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High pressure homogenizer machinery – delivers pressurized mixing

December 30, 2015

homogenizer machinery

High-pressure homogenizer machinery has been the choice machine ever since, when it comes to the disruption of microbial cells. Except highly filamentous and tiny microorganisms, this technique has been discovered as suitable for use in most varieties of yeast, bacteria, and mycelia.

How high pressure homogenizing equipment operates?

This machine forces cell suspensions to go through a narrow orifice or channel using high pressure. Depending on homogenizing tool being used, either the suspension will or will not impinge at top level velocity against other high-velocity cell streams from opposite directions. Machines that have impingement designs are more efficient than those that don’t possess them.

Cell wall disruption is achieved via the combination of pressure drop, focused turbulent eddies, and high impact shearing forces. Cell disruption is actually dependent on the turbulent velocity of the material going into the mixer channel. Such velocity, in turn, is directly in proportion to applied pressure. Hence, if the pressure is high, the disruption efficiency per passing into the machine is high as well.

A number of parameters affect the overall efficiency and operation of high-pressure homogenizer equipment, which are the following; temperature, pressure, valve design, flow rate, impingement design, and number of passes.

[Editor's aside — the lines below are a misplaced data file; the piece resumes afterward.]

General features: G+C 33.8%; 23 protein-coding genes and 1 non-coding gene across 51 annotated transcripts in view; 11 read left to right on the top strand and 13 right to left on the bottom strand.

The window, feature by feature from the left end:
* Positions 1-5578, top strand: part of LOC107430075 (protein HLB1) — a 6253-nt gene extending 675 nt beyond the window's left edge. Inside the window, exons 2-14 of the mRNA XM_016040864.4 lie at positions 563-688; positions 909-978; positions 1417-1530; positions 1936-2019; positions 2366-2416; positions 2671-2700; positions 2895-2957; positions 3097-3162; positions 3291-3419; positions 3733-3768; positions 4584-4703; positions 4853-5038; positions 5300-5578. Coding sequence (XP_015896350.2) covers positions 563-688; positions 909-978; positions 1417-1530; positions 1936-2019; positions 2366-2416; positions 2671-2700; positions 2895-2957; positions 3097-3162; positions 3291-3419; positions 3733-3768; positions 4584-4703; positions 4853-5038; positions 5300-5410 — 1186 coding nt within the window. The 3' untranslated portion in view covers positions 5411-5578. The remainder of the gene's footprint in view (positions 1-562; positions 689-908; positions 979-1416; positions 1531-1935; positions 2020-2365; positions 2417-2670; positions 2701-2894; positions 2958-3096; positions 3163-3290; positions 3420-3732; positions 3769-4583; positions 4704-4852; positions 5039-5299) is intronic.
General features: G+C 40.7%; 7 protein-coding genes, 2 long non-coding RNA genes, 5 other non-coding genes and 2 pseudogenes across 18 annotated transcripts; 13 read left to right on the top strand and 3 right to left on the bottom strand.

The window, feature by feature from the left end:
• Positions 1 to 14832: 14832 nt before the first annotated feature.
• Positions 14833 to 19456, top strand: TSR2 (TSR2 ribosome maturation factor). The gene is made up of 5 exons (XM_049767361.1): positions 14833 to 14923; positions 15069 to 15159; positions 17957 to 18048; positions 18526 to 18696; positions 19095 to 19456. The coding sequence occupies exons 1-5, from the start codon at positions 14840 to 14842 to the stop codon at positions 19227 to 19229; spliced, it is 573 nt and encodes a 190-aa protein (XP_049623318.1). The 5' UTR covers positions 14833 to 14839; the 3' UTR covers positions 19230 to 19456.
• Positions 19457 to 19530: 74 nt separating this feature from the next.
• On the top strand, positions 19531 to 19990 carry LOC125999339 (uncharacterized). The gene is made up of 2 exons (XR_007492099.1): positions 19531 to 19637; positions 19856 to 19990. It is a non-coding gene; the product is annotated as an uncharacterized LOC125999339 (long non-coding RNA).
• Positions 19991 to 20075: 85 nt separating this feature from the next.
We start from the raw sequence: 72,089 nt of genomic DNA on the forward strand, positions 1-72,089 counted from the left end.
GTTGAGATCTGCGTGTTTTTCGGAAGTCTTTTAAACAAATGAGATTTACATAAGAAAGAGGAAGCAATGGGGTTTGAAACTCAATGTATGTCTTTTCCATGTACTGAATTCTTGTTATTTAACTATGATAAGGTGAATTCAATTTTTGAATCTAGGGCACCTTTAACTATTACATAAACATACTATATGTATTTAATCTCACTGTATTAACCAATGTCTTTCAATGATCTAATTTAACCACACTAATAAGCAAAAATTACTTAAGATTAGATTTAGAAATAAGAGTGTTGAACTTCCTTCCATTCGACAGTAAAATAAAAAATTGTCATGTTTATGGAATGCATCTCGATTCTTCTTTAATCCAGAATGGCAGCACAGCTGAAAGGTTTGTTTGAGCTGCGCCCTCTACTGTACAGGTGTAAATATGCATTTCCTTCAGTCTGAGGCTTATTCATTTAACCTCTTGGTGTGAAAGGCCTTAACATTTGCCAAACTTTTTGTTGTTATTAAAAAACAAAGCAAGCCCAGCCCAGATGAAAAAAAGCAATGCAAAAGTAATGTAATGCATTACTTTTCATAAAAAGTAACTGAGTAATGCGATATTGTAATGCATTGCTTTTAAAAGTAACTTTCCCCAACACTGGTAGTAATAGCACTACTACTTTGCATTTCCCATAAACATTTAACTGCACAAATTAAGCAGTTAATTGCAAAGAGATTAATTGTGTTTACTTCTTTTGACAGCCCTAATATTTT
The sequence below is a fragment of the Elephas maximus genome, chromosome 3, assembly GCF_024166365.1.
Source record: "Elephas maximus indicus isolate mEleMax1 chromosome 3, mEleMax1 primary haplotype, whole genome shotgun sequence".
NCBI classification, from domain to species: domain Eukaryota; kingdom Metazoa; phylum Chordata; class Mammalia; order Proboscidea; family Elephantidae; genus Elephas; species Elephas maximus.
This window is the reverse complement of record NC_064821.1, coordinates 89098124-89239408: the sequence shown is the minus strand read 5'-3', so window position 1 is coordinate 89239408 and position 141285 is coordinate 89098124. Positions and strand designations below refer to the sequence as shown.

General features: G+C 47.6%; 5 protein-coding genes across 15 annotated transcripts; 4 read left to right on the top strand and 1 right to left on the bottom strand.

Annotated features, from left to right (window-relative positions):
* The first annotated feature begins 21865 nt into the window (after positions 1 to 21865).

More productive than bead mill

High pressured homogenizing machines are the best options when it comes to the need to disrupt microorganisms on a more voluminous scale. In the case of animal tissues, it is also possible for such material to be processed. However, they must be subjected to the actions of a stator rotor blade assembly, paddle mixer, or blade blender.  While the bead mill type has emerged to become a worthy alternative to high pressure mixers, the latter is still the machine to beat when it comes to the capability to process volumes of materials.

To be clear, high pressure homogenizers can process as much as 4,500 liters of materials; while in the case of bead mills, they can only treat around 1,200 liters. Generally, the higher is the pressure, the lesser pass is needed to obtain the desired disruption of cells. It is in this area in which the bead mill has a seeming advantage over high pressure homogenizer; specifically, it involves the number of processing. The latter requires a number of passes to achieve superb disruption, while bead mill type needs materials to pass through the process only once.

French-type high pressure homogenizer

A new type that’s ideal for lab use is the French type. This version utilizes a special piston located within a cylinder to produce high pressures of as much as 40,000 PSI. Since in the French press, heat is generated; the cylinder, piston, and same are pre-cooled. In the case of yeast, pressures needed to disrupt such material range from 8,000 to 9,000 PSI. Likewise, a number of several passes into the press is most likely required to ensure quality of disruption.

As it is, most industries rely on the overall effectiveness of high-pressure homogenizer machinery when it comes to the production of desired emulsions and homogenous materials, since the results from such machines are always able to meet the desired requirements.

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